The following article was written by Albert Caproni III, and was featured in the January/February 2015 volume of Current Accounts published by the Georgia Society of CPAs. For more information about developing an estate plan or the probate process in Georgia, please contact our office.
Introduction. In my law practice, I often encounter people that do not have a Will. Sometimes, they know they should have a Will but just have not gotten around to having one prepared. A significant number of people, however, do not have a Will because they assume they know what will happen with their assets if they die without a Will. These assumptions are often wrong or only half right. This article sets out the consequences of death by a Georgia resident who does not have a Will. Please note that the law of the state where you live at the time of your death will govern and Georgia law does differ in several ways from other states.
Single? If you are not married (whether never married, divorced or widowed), and die without a Will, Georgia law will cause your assets to pass in equal shares to your living children and the descendants of any deceased child of yours. If you have never had any children, your assets will pass to your surviving parents equally (or to your sole surviving parent if one is deceased). If both your parents are deceased, your assets will pass in equal shares to your surviving siblings (or nieces and nephews, who take the share that would have gone to their parent (your sibling)). There are specific rules provided by Georgia law for more remote family members, such as nieces, nephews and grandparents, depending on who is then living.
Married? If you have no Will and are married with children at the time of your death, your assets will be divided between your surviving spouse and your children. If you have two or fewer children, your spouse and each child will receive an equal share. Three or more children will split two-thirds of your assets among them, with your surviving spouse receiving one-third. This pattern is rarely what the deceased had in mind or would have chosen.
Please note that a pending divorce does not change these results. If you are married at death (regardless of whether you are legally separated or not), your spouse still inherits his or her share. Also note that the recent Federal court cases upholding same sex marriage are not honored in Georgia. Thus, even if you are married for Federal purposes, if you die in Georgia without a Will, your partner/Federally recognized spouse will not inherit.
Similarly, married couples with children from prior marriages or relationships may wish to treat those children differently than children from the current marriage. If there is no Will at the time of your death, however, all of your children are treated the same.
Minor Children? If you die without a Will, and are survived by minor children, their share will most likely be controlled by their guardian absent a formal appointment of a conservator for them. That person may be an appropriate choice, but is often an ex-spouse which the deceased would not have wanted in control of the children’s inheritance. Further, upon attaining age 18, the minor child will receive his or her share of the inheritance, regardless of the financial skills or lack of skills the child possesses.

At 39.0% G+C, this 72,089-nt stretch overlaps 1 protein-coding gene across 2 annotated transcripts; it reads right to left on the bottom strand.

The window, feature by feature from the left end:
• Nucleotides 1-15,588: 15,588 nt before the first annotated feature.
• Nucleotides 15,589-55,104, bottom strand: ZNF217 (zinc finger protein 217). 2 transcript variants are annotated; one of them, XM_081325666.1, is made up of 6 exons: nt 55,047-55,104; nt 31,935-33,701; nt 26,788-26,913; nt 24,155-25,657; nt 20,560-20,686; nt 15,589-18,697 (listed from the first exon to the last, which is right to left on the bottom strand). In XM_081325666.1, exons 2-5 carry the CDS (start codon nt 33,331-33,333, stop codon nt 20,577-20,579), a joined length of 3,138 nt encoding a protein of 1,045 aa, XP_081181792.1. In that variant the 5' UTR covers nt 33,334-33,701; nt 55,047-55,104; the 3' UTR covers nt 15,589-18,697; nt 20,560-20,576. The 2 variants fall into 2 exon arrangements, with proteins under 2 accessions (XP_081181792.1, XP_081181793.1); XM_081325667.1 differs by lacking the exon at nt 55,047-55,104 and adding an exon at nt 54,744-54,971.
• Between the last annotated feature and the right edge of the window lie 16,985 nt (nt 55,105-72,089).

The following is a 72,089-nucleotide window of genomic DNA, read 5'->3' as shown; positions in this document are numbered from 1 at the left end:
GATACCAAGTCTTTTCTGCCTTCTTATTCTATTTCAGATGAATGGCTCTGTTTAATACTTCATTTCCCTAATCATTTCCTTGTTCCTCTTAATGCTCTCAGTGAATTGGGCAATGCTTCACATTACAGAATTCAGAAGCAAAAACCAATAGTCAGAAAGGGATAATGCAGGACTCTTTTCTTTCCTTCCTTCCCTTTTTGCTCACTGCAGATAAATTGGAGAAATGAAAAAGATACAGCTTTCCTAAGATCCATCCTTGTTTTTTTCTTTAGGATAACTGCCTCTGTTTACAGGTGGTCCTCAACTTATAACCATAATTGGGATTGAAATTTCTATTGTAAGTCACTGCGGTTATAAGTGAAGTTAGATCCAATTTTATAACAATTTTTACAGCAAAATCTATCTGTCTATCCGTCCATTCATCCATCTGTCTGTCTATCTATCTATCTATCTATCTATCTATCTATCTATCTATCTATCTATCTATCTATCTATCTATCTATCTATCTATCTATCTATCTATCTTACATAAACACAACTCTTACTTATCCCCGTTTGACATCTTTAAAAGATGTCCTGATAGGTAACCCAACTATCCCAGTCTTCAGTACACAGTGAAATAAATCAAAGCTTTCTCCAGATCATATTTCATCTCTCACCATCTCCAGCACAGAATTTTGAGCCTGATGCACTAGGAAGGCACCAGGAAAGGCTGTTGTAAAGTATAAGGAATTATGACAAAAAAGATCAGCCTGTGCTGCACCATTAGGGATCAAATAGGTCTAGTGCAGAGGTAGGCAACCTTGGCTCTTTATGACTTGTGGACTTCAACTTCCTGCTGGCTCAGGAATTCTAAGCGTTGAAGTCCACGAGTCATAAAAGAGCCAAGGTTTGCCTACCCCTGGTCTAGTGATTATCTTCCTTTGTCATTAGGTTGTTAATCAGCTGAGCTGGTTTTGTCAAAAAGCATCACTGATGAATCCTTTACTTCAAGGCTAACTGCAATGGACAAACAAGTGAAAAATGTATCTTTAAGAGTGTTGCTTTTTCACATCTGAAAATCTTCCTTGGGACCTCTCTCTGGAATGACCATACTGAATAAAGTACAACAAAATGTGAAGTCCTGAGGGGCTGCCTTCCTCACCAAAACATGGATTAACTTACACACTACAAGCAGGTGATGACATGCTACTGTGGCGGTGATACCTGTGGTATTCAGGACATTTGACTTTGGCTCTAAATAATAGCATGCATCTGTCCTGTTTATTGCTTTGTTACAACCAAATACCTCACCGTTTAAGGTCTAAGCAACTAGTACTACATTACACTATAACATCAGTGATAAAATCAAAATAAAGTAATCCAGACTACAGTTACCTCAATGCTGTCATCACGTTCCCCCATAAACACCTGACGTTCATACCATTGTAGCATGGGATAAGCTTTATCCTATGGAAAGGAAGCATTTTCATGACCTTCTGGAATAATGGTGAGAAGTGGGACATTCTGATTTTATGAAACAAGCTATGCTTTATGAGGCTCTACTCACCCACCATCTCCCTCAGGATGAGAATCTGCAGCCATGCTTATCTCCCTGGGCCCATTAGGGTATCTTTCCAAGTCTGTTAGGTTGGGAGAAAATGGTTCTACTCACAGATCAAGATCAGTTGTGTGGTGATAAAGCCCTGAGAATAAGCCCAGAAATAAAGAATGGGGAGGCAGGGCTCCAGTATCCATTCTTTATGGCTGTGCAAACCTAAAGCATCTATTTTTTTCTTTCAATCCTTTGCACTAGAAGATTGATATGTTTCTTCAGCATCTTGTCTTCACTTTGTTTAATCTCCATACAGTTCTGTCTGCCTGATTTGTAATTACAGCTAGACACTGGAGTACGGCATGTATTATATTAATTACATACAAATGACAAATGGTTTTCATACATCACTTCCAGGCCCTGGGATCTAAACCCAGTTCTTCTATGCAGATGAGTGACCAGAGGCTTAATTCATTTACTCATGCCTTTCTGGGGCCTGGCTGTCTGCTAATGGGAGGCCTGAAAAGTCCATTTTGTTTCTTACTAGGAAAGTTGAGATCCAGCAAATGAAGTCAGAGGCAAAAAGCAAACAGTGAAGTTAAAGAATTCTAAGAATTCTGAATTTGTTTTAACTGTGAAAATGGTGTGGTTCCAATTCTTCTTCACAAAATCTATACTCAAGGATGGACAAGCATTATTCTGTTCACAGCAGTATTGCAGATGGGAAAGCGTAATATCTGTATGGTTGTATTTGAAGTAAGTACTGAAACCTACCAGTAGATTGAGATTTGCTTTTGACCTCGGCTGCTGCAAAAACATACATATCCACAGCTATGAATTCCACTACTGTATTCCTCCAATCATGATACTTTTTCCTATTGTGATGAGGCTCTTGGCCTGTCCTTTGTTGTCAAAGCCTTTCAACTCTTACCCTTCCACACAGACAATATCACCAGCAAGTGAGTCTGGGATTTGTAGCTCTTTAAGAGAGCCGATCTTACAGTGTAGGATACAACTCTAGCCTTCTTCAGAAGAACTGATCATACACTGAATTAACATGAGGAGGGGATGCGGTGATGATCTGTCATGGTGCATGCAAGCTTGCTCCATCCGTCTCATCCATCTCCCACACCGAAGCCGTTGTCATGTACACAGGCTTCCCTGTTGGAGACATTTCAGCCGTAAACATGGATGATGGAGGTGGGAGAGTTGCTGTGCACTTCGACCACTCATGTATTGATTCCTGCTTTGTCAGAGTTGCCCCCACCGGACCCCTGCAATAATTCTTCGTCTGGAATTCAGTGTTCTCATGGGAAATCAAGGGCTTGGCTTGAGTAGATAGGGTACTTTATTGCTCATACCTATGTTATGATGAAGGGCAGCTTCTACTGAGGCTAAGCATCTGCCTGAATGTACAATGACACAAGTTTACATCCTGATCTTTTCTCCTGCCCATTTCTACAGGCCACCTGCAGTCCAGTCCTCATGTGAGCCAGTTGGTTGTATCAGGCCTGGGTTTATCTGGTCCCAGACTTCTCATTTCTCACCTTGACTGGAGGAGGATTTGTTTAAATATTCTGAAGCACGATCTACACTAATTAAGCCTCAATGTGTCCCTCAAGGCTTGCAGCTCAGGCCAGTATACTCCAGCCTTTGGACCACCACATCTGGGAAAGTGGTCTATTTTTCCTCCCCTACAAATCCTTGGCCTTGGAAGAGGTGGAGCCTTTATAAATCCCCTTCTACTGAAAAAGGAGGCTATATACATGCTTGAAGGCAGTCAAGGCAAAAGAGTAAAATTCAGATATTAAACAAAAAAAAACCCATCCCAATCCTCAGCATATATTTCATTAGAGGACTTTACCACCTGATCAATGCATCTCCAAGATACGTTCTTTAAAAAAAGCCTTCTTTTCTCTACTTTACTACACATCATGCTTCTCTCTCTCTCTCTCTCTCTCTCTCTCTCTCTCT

Further, if the other parent of your minor children is not then living, it will be up to a court to decide who will become the guardian of your minor children. In contrast, a Will allows you to designate who you would like to have in that role in the event of your untimely death.
Probate Process. If you die without a Will, your affairs will be administered by an “Administrator” appointed by the Probate Court. Absent agreement among your heirs, a bond will have to be posted with the Probate Court by the Administrator and that individual will have to obtain Court approval to sell any assets that need to be sold.
Probate vs. Non-Probate Assets. Georgia law, if you have no Will (or your Will if you have one), operates on your “probate” estate, but does not govern non-probate assets. Non-probate assets include jointly owned bank or brokerage accounts and real estate that is owned as joint tenants with rights of survivorship, which pass to the surviving owner regardless of your Will or Georgia’s intestacy laws. Other non-probate assets include life insurance on your life and retirement accounts (such as IRAs, 401(k) accounts, etc.), which pass to a designated beneficiary (or beneficiaries). These assets will only pass to your estate if you name it as beneficiary or fail to have a beneficiary (as where your named beneficiary predeceases you). Keep the distinction between probate and non-probate assets in mind when determining how your Will should operate.
Conclusion. If you have any property or have children, you should have a Will. Even those with simple financial affairs should use a Will to dictate who inherits their assets, when assets should be distributed, and what protections or “strings” are included for family members lacking in financial skills.